Film Reviews

Searching For The Sugarman

“Searching For Sugarman”

I’m always game for an interesting Rock’n’Roll documentary, even if it’s about a musician or genre I’m not that familiar with. If the subject’s story is told and filmed well, then I’m sure to get something out of it. And I sure got something out of this truly unique tale.

“Searching For Sugarman” follows the curious journey of Sixto Rodriguez, an enigmatic young Hispanic troubadour, who plays in the bars of Sixties Detroit, and soon draws the attention of a local record producer. For an idealistic working class lad, that doesn’t exactly seem to have his eye on the prize, Rodriguez lands a record deal with Hollywood based Sussex Records, which takes him to California. Sussex thinks they have just signed the new Bob Dylan, and their boy is going to be a mega-star. But his debut album “Cold Fact” is a total flop, and its follow up, “Coming From Reality”, fares little better. Dropped by his label, Rodriguez returns to Detroit, and soon drops completely off the radar.

The entertainment business is littered with similar tales of artistes whose careers were over before they’d even begun, and barely even made the ‘Where Are They Now’ file. So here’s the twist; a copy of “Cold Fact” turns up in early Seventies South Africa, a country under the control of an ugly government, determined to enforce their twisted vision of racial superiority through apartheid. But lots of young white Afrikaners had no interest in living in a country divided upon racial lines, and were determined to make their opinions heard. Via word of mouth, and copied tapes, imports, and no doubt a fair few bootlegs, “Cold Fact” becomes the soundtrack to their protests, and a massive hit in South Africa, selling by the bucket load. Licensed to at least 3 local labels, the owners, who are all interviewed, confirm they sent royalties diligently back to the publishers. And I believed them. Unlike the most likely recipient of the funds, former Sussex Records head honcho Clarence Avant, who reacts to questions of the royalties whereabouts with an aggressive hostility that implies he’s trying to cover up the truth.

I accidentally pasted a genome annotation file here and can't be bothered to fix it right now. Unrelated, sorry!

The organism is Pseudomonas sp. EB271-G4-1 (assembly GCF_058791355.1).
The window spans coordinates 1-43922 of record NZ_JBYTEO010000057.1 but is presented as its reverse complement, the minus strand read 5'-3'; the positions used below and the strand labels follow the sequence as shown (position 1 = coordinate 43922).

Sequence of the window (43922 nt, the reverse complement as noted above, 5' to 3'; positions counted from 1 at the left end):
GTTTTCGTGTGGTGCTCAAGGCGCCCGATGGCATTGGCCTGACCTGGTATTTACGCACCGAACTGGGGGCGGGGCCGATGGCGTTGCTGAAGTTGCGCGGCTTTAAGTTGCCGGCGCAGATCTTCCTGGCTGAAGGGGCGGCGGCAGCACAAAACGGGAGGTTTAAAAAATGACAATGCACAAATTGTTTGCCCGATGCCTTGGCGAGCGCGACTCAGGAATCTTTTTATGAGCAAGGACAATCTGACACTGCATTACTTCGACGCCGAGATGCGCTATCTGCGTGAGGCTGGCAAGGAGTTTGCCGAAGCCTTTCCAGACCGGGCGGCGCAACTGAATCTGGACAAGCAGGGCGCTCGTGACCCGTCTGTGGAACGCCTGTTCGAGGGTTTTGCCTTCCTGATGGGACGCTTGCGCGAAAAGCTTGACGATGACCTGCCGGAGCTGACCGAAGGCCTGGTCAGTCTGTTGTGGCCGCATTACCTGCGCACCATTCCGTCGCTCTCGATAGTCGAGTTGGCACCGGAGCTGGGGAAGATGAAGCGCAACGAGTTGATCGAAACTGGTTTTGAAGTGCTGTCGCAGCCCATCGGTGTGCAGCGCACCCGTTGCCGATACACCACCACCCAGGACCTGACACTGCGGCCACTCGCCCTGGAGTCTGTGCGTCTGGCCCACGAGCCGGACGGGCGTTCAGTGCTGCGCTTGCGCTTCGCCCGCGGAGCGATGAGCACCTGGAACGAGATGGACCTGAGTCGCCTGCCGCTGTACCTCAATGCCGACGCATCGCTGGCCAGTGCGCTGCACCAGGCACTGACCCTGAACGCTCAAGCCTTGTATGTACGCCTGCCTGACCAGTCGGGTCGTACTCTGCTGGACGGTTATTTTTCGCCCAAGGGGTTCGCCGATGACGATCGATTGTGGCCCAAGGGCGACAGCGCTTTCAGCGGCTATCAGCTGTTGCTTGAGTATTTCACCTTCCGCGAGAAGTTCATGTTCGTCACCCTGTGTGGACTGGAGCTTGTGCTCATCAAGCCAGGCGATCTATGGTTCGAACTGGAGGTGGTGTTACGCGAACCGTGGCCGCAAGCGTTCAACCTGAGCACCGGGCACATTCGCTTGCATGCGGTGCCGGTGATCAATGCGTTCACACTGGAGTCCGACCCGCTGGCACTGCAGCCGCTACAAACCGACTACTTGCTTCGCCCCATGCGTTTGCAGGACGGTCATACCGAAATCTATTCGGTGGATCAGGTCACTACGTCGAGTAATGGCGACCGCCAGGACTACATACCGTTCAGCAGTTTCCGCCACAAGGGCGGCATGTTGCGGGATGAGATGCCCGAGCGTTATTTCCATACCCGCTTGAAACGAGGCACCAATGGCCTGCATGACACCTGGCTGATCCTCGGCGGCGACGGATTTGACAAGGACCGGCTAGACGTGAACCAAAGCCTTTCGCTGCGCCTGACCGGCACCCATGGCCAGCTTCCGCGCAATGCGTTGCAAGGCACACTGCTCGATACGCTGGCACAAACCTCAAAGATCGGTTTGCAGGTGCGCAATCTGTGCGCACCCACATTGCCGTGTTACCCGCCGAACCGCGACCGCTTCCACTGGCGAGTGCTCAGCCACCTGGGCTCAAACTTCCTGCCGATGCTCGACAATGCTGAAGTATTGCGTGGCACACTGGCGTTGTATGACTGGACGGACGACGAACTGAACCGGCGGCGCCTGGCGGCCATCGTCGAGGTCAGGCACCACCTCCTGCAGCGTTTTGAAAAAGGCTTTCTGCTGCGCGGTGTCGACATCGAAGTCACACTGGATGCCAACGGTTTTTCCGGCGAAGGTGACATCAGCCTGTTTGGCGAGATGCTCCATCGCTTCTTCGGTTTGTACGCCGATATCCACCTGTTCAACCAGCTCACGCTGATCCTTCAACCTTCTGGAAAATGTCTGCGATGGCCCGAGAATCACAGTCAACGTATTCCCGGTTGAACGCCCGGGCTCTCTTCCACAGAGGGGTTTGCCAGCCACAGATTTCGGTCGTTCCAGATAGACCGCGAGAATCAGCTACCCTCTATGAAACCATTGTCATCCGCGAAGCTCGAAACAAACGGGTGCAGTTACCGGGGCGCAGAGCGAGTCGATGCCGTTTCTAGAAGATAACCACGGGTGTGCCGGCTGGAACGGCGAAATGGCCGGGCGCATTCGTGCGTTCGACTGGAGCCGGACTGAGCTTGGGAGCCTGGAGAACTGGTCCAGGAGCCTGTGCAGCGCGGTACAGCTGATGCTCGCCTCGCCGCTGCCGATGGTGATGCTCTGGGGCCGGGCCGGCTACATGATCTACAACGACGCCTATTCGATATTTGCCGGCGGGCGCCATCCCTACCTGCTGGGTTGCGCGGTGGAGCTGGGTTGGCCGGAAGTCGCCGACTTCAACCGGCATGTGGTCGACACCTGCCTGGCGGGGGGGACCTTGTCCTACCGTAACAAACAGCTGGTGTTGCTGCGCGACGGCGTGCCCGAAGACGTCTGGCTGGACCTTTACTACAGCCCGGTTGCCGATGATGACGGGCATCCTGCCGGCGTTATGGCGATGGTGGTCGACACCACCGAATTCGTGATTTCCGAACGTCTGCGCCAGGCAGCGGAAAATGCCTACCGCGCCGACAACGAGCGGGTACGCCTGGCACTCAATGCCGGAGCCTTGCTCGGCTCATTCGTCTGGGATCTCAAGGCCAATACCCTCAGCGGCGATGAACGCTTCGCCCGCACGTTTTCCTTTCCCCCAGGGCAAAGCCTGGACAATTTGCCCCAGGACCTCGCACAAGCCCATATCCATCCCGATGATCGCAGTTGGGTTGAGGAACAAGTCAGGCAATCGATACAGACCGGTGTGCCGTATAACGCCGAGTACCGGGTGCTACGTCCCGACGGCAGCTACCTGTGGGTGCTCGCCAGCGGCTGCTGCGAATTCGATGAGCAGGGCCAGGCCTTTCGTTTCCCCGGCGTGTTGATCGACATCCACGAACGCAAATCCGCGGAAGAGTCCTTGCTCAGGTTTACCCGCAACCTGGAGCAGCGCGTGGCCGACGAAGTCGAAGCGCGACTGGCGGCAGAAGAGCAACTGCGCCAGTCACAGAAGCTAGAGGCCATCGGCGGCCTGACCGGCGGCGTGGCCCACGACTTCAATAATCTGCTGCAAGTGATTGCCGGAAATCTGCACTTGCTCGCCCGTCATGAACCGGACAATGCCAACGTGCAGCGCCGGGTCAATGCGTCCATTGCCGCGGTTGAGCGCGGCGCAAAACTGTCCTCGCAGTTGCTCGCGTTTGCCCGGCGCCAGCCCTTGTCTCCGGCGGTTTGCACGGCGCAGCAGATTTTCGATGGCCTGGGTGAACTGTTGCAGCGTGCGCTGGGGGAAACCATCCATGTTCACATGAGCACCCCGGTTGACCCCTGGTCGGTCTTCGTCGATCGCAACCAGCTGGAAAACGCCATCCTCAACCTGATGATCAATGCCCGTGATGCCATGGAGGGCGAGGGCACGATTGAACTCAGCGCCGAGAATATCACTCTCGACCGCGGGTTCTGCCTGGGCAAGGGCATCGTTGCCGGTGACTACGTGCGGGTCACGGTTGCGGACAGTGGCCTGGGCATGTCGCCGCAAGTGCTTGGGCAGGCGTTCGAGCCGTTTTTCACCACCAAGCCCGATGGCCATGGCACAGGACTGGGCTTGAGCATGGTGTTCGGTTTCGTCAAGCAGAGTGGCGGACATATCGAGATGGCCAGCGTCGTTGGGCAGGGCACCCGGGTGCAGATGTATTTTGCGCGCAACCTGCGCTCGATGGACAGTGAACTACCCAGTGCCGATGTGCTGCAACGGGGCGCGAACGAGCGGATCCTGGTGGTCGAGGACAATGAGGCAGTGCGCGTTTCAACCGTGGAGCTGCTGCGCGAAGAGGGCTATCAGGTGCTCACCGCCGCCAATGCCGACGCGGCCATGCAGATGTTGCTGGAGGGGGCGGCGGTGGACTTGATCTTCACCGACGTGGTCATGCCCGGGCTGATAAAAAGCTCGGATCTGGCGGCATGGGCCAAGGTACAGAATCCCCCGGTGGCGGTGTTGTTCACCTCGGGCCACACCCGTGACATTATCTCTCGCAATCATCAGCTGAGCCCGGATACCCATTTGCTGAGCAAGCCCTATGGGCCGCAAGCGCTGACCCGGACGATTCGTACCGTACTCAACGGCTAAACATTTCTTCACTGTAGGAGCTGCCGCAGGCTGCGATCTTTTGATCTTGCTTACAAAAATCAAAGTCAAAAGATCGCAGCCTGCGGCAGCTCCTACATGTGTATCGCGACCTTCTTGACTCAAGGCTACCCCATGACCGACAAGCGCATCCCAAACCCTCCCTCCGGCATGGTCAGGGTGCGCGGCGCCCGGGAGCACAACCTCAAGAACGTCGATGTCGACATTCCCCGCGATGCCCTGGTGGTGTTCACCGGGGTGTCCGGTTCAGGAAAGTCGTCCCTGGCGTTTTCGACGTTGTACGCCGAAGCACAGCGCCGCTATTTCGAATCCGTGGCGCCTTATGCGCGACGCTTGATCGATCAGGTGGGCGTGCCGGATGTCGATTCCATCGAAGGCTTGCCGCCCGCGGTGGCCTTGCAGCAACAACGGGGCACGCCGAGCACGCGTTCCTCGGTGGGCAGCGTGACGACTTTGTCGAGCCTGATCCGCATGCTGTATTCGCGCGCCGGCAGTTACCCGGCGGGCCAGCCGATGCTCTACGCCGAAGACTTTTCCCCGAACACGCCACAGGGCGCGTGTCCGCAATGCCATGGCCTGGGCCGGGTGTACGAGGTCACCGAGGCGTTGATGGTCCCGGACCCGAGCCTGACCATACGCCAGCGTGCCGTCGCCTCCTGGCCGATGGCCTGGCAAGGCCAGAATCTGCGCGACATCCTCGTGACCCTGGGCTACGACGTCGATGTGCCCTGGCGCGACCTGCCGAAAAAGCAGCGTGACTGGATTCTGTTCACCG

Back in the USA, Rodriguez was oblivious to his cult status, thousands of miles away, in Southern Africa, where, the fate of their musical icon is somewhat more distorted, and rumors of his demise include him having committed suicide on stage. The rumors become folklore, and accepted as fact. Rodriguez RIP.

Enter the wonderful Stephen “Sugar” Segerman, a super fan of Rodriguez’s music, and determined to learn what did actually happen to the man whose music inspired his generation. He studies the lyrics for clues, utilizes the internet, and makes an ally in music journalist Craig Bartholomew-Strydom. Between them… well, I wont give too much more away, but needless to say, they come up trumps, and not only succeed with satisfying their own obsessive curiosity, but fulfill a dream that no-one in their home country thought possible.

I left the cinema totally bowled over by this fascinating story. The filming by Malik Bendjelloul and Camilla Skagerström is wonderfully shot, and incredibly creative. Honestly, if you get a chance to catch this either on the big screen, or when it’s released on DVD, don’t snooze on it, this is one of the best films I’ve seen in ages.

Pete Craven